Despite working on her masters’ degree in social work, my mother was always willing to help me.  While science and math came easily to me, writing did not.  I loved to read, but I saw a very different world in the literature we were reading—and my need to put the words perfectly on paper impeded my ability to communicate those thoughts.

As we’ve learned this year, parents aren’t always the best person to teach their children, and this was a textbook example.  She didn’t have the training to help me in a way that would encourage me, and as someone where every other aspect of school came easily, the discouragement factor was high.  Every session eroded my confidence in my writing skills, to the point where I didn’t think I could complete an assignment without her help.

It took four tough, grueling, frustrating years at Lawrence before I believed I was an adequate writer.  Four years of writing and editing and essay tests and term papers.  I had chosen a school that required formal, written lab reports and math assignments.

Four years of doing The Grind.

While college isn’t this happy, idyllic memory, I am so grateful for the growth and strength it gave me.  A lot of who I am today came from those difficult times.  Perhaps that’s why my mother’s comments about those four years—and wishing she had kept me home—stung so much, even ten years after graduation. 


“We’d go to teacher conferences, and they kept asking me, ‘why is she so afraid of you?’ I didn’t know what to say, because that’s not how you behave at home.”

Her tone was part frustration, part exasperation, and part accusatory.  My father was on the school board, while my mother was active in the PTA.  In a small school where many of my teachers were also parents, they knew my family, my home, and there were no red flags of abuse.  It didn’t make sense.

To her.  Here I was, in my thirties, and it was the first inkling that maybe her way of parenting wasn’t healthy or right for me.  When I started therapy and unpacking my childhood, I learned that her behavior had crossed the line towards abuse.

What we truly don’t understand until we become adults is that our parents are the products of their own childhoods, their own brokenness from their own parents.  Many abusers were actually victims of abuse, never having dealt with their own trauma, and children are very good at testing their parent’s patience.  Parents who don’t have the practice and skills to handle such difficult situations…make mistakes.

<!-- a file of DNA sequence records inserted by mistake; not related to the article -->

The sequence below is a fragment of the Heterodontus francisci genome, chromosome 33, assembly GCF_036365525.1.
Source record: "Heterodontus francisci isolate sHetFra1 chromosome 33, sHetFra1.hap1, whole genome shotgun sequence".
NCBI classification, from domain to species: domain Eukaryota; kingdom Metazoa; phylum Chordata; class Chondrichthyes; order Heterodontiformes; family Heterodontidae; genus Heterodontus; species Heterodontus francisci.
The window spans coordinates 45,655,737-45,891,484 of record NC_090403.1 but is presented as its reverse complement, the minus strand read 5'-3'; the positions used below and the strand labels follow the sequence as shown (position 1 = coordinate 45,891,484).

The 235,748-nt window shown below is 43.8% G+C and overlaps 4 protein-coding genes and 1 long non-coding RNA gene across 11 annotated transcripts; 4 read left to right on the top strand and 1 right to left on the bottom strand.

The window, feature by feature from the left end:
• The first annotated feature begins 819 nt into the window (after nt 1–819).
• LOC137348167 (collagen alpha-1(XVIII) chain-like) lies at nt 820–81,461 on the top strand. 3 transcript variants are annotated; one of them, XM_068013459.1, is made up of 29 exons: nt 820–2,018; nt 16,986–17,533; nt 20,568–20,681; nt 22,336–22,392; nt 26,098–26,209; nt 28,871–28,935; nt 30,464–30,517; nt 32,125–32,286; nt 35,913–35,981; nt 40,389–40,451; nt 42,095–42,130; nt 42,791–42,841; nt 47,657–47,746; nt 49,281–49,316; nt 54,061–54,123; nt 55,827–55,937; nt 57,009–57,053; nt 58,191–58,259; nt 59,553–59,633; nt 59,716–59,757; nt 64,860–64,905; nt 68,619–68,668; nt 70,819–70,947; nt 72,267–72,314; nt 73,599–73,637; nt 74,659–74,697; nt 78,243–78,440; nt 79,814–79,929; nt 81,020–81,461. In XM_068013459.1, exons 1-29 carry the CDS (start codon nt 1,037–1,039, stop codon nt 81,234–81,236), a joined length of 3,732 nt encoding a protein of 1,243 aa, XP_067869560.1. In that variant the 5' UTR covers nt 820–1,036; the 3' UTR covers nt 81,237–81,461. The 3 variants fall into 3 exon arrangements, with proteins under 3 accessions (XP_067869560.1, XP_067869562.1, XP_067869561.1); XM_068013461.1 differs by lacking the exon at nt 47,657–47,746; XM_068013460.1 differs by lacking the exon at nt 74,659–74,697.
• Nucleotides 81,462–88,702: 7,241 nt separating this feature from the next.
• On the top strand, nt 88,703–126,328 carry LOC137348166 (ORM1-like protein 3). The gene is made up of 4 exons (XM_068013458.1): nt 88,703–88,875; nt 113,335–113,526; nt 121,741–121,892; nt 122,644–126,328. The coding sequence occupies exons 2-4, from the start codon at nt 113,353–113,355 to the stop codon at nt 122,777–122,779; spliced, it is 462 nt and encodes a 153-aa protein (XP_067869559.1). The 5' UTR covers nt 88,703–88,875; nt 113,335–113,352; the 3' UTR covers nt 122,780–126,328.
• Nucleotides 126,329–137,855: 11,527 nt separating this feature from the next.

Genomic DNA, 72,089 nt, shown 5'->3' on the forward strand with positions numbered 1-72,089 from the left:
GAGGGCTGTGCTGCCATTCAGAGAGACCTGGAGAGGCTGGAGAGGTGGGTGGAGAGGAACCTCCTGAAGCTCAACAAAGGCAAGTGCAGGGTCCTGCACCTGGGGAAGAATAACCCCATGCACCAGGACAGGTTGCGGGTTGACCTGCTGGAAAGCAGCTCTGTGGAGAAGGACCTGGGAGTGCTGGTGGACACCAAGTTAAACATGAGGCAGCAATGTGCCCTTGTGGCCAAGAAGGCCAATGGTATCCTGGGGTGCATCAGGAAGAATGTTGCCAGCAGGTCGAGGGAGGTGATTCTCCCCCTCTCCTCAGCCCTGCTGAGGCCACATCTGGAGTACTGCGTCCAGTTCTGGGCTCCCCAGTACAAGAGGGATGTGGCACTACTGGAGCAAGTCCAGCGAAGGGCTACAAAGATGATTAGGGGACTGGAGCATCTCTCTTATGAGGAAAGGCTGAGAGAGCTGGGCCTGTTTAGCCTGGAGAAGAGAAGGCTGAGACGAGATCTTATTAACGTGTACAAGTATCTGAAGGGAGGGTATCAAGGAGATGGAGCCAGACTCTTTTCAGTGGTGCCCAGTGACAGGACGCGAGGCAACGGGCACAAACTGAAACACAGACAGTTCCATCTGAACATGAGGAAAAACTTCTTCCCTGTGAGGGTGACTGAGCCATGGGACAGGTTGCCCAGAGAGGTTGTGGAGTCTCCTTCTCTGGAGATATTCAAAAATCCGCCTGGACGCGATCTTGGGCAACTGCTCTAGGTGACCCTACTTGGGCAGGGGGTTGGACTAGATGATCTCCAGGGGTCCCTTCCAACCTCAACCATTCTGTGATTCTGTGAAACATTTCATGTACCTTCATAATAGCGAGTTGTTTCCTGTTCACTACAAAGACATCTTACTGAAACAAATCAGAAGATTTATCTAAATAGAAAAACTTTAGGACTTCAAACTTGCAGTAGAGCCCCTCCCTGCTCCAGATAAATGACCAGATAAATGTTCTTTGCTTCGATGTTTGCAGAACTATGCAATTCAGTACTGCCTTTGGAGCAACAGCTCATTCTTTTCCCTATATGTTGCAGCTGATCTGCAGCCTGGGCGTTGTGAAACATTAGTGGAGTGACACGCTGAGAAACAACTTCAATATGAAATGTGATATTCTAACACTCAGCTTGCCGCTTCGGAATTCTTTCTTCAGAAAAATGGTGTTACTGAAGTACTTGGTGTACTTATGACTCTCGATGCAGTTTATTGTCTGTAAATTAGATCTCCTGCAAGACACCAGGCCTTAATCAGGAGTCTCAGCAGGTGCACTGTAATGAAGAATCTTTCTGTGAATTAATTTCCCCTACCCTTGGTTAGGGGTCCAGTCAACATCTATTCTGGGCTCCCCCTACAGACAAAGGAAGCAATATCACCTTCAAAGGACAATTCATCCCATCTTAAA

I will never say that I was an easy child.  The double-whammy of high IQ and undiagnosed mental illness is tough for even the best of parents.  My mother was a fixer, needing to correct everything around her, while I was this mess of a brain that didn’t stop and couldn’t calm.  It was a perfect storm of conflict, the child who didn’t have the language to express the fireworks in her brain and the mother whose brain was so full of her own issues she didn’t have the skills to meet me at my level. 

Instead, she tore me down verbally to gain the upper hand.  As long as she held my self-esteem, I was controllable.  Easy to parent.

We see child abuse as fists and anger, torture and neglect, but we don’t think about the words.  Words of misunderstanding and frustration, words that break confidence and trust.  It’s words that make a daughter who worked on three patents in nanocomposite technology, who got a job with the US House of Representatives, who medaled at a national figure skating championships, who finished nine marathons—believe she is the black sheep of the family, too much a contrarian, a monster, a dictator to be included.

Words matter.  Understanding matters.  Parenting is a hard job, one that, knowing what I know now, is completely beyond my abilities.  Good thing I never did settle down and have children.  The cycle is broken.  Healing is happening, and maybe some day I’ll be able to look at my mother and not feel her disappointment in me.

Not hear her words in my head.